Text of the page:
So it will take the text-indent away so that document won't have any indent for this particular paragraph. So let's go ahead and apply that style to that paragraph, which is right there, and we'll say class="first" and that class attribute is available for most tags in XHTML and HTML and that applies a class based on the class selector. So we don't put the period here, but we just use the name of it, so it's first. If I go ahead and save this and reload the document, you will see that this paragraph is no longer indented.
So the p style is still applied. We have that line height. We have the font and all of that. The body style is still applied, because the body is first in the hierarchy. Let's take a look at the hierarchy here. You can see the body is first, because that encompasses the entire document and then the h1 is applied on top of that, so it has that color from the body but it has the font from the h1 and the p style is applied on top of the body, not on top of the h1 because they are next to each other in the hierarchy but it's applied on top of the body because the body is first in the hierarchy and then the p.
And then this class style is applied on top of it. This first style is applied on top of what's already defined for the p because that's later in the hierarchy. We are applying it just to this one paragraph, but not to this other one, and so that's the way that it's working here. We have the body style and then the paragraph style and then the first class is applied. Let's look at another example, we'll use this highlight style, we'll see that the highlight sets the font-weight to bold and it sets the background-color to this other color. So it will look like a highlight in the document.
We will go ahead and highlight just a couple of words here. So the span tag is used for applying class to an inline element. It's an inline tag and it's a container. So you put content inside of it. It has a begin tag and an end tag and it's just there for applying class. That's really all that the span tag is for. It doesn't have any properties of its own and so this allows us to apply a class to an inline object and this text here is inline with this paragraph.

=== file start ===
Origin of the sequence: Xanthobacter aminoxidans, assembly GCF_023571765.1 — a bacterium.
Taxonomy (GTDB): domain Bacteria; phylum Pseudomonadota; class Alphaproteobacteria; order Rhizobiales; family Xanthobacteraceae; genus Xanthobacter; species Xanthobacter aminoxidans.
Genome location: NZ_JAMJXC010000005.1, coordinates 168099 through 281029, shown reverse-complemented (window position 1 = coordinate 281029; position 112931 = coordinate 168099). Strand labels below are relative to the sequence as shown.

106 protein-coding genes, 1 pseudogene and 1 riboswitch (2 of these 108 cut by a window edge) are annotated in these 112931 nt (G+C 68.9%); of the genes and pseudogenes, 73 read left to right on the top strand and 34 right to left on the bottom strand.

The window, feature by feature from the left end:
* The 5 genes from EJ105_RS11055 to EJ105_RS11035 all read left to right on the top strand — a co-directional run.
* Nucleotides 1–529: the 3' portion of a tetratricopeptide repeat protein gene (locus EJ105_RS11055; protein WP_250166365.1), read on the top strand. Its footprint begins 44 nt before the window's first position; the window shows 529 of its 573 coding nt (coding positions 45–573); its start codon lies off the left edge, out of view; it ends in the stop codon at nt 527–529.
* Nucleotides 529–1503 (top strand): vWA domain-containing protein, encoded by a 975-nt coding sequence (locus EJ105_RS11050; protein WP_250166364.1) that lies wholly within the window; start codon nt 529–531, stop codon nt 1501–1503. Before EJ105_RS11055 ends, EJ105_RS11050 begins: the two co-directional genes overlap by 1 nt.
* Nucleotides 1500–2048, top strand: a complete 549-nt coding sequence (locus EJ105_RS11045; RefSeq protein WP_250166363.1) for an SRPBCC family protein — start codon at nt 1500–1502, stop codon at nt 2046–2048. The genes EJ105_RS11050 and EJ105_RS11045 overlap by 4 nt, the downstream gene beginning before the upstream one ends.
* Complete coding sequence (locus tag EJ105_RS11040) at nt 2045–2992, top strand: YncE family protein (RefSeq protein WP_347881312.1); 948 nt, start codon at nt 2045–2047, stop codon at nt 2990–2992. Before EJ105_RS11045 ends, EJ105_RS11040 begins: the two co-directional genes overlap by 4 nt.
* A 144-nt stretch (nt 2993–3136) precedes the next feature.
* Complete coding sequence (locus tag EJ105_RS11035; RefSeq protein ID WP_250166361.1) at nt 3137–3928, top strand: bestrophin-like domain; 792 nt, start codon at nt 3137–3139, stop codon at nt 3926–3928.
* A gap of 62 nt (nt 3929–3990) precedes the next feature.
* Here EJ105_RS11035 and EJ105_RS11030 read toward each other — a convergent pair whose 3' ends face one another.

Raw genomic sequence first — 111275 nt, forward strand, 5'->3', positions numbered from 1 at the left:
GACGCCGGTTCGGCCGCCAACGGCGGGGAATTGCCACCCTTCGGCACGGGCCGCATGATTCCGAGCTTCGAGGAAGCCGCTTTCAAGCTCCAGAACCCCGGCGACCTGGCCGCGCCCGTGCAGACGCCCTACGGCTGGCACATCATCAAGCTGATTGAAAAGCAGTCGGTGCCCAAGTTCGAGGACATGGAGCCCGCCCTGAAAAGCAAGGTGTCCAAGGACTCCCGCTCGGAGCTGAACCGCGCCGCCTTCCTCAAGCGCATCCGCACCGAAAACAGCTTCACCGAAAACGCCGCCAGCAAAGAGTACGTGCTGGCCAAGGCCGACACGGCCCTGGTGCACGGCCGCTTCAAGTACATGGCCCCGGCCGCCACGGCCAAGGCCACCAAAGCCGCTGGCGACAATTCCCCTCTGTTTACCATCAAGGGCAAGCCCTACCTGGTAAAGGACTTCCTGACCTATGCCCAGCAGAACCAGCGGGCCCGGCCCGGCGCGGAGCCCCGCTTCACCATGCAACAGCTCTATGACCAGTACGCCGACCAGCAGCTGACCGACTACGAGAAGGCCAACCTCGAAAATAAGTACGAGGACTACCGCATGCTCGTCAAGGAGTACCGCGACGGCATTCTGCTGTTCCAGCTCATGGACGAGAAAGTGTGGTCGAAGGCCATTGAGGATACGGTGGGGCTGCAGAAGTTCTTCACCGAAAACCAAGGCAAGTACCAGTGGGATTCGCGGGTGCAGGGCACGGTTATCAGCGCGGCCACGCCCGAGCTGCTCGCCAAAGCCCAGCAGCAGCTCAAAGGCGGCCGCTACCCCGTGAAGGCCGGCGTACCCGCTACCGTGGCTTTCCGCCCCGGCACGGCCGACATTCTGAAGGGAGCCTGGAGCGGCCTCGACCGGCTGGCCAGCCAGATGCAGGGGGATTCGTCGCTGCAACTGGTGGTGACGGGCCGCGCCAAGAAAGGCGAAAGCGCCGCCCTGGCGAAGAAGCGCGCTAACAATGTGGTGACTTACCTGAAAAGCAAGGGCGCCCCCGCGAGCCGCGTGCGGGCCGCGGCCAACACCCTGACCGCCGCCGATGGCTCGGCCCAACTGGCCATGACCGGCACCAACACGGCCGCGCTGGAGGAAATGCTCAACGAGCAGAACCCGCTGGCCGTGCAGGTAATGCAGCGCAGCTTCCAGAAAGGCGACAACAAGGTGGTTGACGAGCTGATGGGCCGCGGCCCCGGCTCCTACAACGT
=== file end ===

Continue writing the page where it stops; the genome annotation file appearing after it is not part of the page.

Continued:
And so when I save this, it will apply that highlight class on top of the class already applied to the paragraph. And so it will use the same font and it will use the color from the body. Remember that the color of the text is set in the body and so this is definitely after that in the hierarchy and then it will apply a background-color on top of that and a font-weight, so it won't change the font but it will just use a bold version of this existing font. So let's go ahead and reload this in the document. You will see, there we go.
It's bold and it's highlighted and everything else is the same because it has inherited all of those other styles because that's where it is in the hierarchy. And so this is how inheritance works in CSS. The C in CSS is for cascading, Cascading Style Sheets and cascading refers to inheritance. It refers to how the styles are inherited from one another and applied on top of one another within the hierarchy of the document.